12 Feb/15

How In-House Proofreaders Spend Their Day at EVS Translations

A day in the life of one of our in-house proofreaders.
Emma tells us about her love of languages and what’s keeping her busy at EVS Translations.

(see our previous blog entry: What proofreading involves).

1) What inspired you to get into languages and how did you get into proofreading?
Growing up, I spent a lot of time travelling to different countries and was fascinated by the different cultures and languages. I also loved reading and would often stay up late reading with a book torch! It probably wasn’t very surprising that I became a proofreader with these two passions being there from such a young age! I went on to study French and German at University, completed a Master’s degree in Translation, and then started working in the industry as a technical translator back in 2009.
2) What’s on your “To do” list, today?
A 30-page French magazine from a leading customer in the rail industry, then a technical German text about Tire Pressure Monitoring Systems and a more light-hearted marketing text for a well-known manufacturer of tableware. I’m also planning to carry out some glossary work, as we have recently started a large-scale project involving the creation of client-specific glossaries, which include feedback from previous translations and any preferences. These will help ensure consistency and quality over the long term.
3) You must have read a lot of translations since joining EVS Translations. Do you have a field that you find particularly interesting? Which fields are particularly challenging?
Yes! I have recently reached the milestone of 4 million words! The texts vary from French texts about architectural projects and restaurant menus to highly technical German operating manuals. Marketing is the most challenging, as it requires a great deal of skill and experience to strike a balance between creativity and remaining faithful to the original text.
4) How important is it that a professional proofreader reviews a translation before its submission to a client?
Extremely important. A fresh pair of eyes is crucial for spotting simple typographical errors and omissions as well as to double-check that the message of the original has always been properly understood. A proofreader will be familiar with the client’s requirements and expectations and will work through the document in detail, checking for completeness, technical accuracy, and consistency of terminology. A proofreader will also have an excellent overview of the text and will be responsible for performing final quality checks, such as spelling, terminology, numbers and formatting.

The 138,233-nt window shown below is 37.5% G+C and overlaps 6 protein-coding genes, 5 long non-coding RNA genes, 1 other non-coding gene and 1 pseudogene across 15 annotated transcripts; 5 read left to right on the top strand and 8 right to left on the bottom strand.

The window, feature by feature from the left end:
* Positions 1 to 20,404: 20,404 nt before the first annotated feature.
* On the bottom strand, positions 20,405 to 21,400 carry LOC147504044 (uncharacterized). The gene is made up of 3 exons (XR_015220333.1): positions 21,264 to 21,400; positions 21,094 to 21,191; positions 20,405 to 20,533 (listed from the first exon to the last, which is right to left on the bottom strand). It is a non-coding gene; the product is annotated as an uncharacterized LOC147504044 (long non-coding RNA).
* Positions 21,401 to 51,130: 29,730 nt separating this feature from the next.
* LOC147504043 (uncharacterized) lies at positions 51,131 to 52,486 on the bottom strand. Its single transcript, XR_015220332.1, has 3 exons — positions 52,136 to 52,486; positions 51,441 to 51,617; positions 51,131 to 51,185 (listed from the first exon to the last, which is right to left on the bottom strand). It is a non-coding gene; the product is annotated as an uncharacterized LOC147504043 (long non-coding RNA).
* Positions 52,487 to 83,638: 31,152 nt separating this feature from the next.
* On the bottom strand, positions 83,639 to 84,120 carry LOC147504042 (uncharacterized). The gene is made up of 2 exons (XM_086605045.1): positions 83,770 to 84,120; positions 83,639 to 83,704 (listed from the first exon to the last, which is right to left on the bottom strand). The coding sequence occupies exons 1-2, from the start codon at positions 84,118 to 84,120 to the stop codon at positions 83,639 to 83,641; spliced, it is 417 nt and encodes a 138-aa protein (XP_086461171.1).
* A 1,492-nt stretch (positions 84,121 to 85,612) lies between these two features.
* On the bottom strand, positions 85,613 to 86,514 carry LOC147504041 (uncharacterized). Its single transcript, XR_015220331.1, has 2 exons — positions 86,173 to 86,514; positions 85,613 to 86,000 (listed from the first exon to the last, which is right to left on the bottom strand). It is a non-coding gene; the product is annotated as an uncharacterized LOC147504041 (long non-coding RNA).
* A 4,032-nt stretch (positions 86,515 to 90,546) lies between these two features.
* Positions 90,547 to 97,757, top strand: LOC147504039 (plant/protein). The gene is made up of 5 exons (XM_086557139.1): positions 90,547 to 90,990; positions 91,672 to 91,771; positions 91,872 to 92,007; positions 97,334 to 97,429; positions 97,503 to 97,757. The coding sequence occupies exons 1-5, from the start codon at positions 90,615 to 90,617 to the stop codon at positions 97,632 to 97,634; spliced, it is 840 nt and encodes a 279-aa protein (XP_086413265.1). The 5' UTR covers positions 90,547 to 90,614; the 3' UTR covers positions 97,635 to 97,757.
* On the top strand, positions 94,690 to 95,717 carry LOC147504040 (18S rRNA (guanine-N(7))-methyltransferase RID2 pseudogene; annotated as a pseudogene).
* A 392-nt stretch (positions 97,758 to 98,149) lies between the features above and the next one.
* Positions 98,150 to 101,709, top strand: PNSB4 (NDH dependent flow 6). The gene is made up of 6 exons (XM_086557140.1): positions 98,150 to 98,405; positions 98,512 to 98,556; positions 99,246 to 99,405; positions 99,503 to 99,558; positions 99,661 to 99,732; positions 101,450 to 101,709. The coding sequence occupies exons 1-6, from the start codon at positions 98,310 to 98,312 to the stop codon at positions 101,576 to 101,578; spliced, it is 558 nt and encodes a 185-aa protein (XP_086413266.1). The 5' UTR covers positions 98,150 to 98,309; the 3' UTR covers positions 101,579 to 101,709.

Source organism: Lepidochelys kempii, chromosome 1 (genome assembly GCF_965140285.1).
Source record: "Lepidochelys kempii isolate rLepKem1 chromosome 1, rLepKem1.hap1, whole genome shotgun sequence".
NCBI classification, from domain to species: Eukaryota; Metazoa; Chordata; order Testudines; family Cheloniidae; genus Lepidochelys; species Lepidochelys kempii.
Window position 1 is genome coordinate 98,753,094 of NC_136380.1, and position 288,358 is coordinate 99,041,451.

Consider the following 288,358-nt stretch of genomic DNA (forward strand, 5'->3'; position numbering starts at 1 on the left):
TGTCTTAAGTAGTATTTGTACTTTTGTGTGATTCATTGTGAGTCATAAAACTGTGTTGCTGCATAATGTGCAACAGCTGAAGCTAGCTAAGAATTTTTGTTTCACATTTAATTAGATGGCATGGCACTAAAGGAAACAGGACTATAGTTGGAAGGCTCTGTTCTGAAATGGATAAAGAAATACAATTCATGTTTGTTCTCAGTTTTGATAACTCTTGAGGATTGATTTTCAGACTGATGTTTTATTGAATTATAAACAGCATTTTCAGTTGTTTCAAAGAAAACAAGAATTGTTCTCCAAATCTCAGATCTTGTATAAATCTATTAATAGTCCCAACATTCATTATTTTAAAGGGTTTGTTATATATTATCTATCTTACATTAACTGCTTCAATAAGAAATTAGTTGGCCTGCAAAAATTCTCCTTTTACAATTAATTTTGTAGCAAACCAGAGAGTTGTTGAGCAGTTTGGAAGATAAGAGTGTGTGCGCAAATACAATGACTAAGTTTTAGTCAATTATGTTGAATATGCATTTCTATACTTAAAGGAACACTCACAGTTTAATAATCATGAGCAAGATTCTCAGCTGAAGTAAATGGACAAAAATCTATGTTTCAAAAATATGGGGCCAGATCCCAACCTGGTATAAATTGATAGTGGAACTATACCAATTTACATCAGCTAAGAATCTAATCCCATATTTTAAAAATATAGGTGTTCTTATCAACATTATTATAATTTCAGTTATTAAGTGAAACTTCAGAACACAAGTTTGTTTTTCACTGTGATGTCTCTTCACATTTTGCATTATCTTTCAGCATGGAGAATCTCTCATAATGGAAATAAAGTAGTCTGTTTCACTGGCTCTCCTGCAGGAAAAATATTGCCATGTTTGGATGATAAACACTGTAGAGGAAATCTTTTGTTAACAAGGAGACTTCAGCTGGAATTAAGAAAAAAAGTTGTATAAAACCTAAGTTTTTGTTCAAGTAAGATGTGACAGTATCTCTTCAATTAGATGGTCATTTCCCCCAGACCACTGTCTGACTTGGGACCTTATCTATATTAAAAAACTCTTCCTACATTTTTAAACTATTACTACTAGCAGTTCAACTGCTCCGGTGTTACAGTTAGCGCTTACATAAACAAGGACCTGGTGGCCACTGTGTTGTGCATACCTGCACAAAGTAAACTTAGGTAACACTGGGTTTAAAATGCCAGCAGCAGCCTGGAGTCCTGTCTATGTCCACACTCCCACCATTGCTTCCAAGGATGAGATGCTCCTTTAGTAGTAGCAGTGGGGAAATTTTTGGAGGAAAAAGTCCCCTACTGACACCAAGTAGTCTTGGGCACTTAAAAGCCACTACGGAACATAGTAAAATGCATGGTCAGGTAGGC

5) Do you get time to communicate with our translators?
Yes, translators make notes for the proofreader and highlight any areas of difficulty to focus on. They also send links to research carried out and definitions of acronyms found, for example. Feedback is given regularly and we hold regular discussions as a team – even on the subject of when to use serial commas in a sentence! We also have quarterly team meetings, which ensure a constant flow of information and consistency of processes. This communication is key for development and to continuously improve quality.
6) Why do you think clients keep coming back to EVS Translations?
I think it’s the quality of the work we produce. The entire in-house team has qualifications in languages/translation and in-depth expertise in their respective subject areas. Clients are assigned a single point of contact, which streamlines processes, and we are also able to deliver quality translations even under tight time constraints. We also maintain client teams to guarantee the same translators and proofreaders work on one particular client’s texts for a more personalised service.
7) What is the best thing about speaking a foreign language?
Being able to meet and communicate with people from different parts of the world and experience different cultures. Foreign languages also open up new travel opportunities; I have been lucky enough to live and work in very different places, such as Leipzig, Germany, La Réunion in the Indian Ocean and Québec, Canada, due to my knowledge of foreign languages.